This is the recipe my friends John and Brenda served me at dinner just before I left. I demanded the recipe; it’s a Barefoot Contessa one. And it is possibly the best broccoli I ever put in my mouth.

Barley Pilaf

  • 1 cup uncooked, quick-cooking pearled barley
  • 1 Vidalia or other sweet onion, minced
  • 2 cloves garlic, minced
  • 2 1/2 cups chicken broth
  • 1 cup sliced mushrooms
  • 1/2 cup sliced almonds
  • 1/2 tsp seasoned salt
  • 1 can water chestnuts, diced
  • 1/2 cup butter

Saute barley, onion and almonds in butter until onions are soft. Add mushrooms, if using fresh; saute for 2-3 minutes. Add remaining ingredients and transfer to a greased baking dish. Bake, covered, 1 hour at 350 degrees; check with 10-15 minutes to go and add additional chicken broth or water if too dry.

The original recipe called for a medium onion and an envelope of onion soup mix. I eschew the stuff, so I subbed a large onion and added the garlic and seasoned salt and called it even. If you’re using unsalted broth, you’ll want to add more seasoned salt.

People, this stuff is GOOD.

Grilled Yellow Squash

  • 2 small, young yellow squash per person (or zucchini will work)
  • Olive oil
  • Seasoned salt

Split squash in half lengthwise. Cut a sliver of skin off the outside opposite the cut surface. Brush exposed surfaces with olive oil, and sprinkle with seasoned salt. Grill until soft.

It’s a tough race whether I prefer squash like this or fried up with onions. I believe I could easily eat one as an entree and one as a side item.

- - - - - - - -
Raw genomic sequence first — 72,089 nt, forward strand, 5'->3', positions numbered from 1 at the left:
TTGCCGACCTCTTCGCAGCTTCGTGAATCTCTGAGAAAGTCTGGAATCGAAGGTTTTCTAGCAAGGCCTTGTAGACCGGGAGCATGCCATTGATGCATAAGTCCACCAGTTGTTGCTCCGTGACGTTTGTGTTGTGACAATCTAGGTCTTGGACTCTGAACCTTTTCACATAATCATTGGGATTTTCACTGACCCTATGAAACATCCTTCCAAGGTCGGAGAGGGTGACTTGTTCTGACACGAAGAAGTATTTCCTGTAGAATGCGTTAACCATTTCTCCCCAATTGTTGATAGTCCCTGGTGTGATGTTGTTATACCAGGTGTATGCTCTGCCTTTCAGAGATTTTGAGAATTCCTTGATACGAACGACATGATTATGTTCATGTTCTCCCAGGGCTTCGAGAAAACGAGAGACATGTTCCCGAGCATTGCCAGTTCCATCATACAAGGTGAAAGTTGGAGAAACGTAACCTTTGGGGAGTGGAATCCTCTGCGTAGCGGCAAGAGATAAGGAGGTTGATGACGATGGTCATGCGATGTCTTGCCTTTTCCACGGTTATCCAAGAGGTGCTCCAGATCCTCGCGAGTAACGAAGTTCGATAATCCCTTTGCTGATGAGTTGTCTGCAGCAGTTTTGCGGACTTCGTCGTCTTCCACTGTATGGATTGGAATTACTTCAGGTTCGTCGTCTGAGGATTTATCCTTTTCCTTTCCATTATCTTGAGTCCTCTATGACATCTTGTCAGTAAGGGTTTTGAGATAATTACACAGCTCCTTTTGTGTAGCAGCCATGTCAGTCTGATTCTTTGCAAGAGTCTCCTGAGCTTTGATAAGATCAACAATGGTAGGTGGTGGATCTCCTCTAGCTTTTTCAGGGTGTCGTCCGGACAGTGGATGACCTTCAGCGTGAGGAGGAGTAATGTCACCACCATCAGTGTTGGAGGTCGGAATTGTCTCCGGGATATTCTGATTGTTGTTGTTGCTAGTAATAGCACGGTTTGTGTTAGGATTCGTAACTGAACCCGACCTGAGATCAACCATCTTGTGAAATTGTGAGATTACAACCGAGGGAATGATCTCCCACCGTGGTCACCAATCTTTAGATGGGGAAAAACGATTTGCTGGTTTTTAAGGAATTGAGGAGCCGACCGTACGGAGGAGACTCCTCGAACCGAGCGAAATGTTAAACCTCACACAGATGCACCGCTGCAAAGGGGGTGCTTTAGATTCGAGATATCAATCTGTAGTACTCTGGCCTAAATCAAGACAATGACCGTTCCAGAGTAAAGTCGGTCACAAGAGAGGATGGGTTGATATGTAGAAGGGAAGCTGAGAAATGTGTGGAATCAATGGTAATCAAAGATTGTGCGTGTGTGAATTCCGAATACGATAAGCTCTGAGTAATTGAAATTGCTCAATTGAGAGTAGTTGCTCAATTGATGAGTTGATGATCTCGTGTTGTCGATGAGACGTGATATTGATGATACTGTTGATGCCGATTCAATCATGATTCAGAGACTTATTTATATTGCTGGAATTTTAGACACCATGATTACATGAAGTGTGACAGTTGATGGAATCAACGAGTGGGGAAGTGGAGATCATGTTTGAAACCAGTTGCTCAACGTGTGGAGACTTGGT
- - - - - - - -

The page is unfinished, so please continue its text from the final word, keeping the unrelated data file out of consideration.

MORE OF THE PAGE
I’m presently enjoying the last of a bottle of excellent pinot noir (La Crema). I could die a happy woman tonight. And it even quit raining.

So I’m going to watch baseball and call it an early night. Hope you and y’mama ‘n ’em had a fine Memorial Day.

Thanks, soldiers.


Back home!

April 5, 2009

Well, I’m back, and well-fed, with another culinary adventure in my future next weekend.

Wedding was pretty. Reception food was good, if nothing stunning. The Amaretto wedding cake was pretty stunning, and the won-ton wrappers with some kind of seafood salad on ’em were cute.  Had barbecue for dinner — great barbecue, just smoky enough, good tangy coleslaw, and a nice touch — THREE kinds of sauce (hot, medium, mild) instead of the more common-place two.

Sunday lunch was good — basic Southern fare, creamed corn (fresh-frozen from last year’s garden), butterbeans (ditto), creamed potatos, cole slaw, roast beef. Sliced tomatos. Can’t beat it. Well, you could if the tomatos were in season, and there was okra, but that’s about the only way.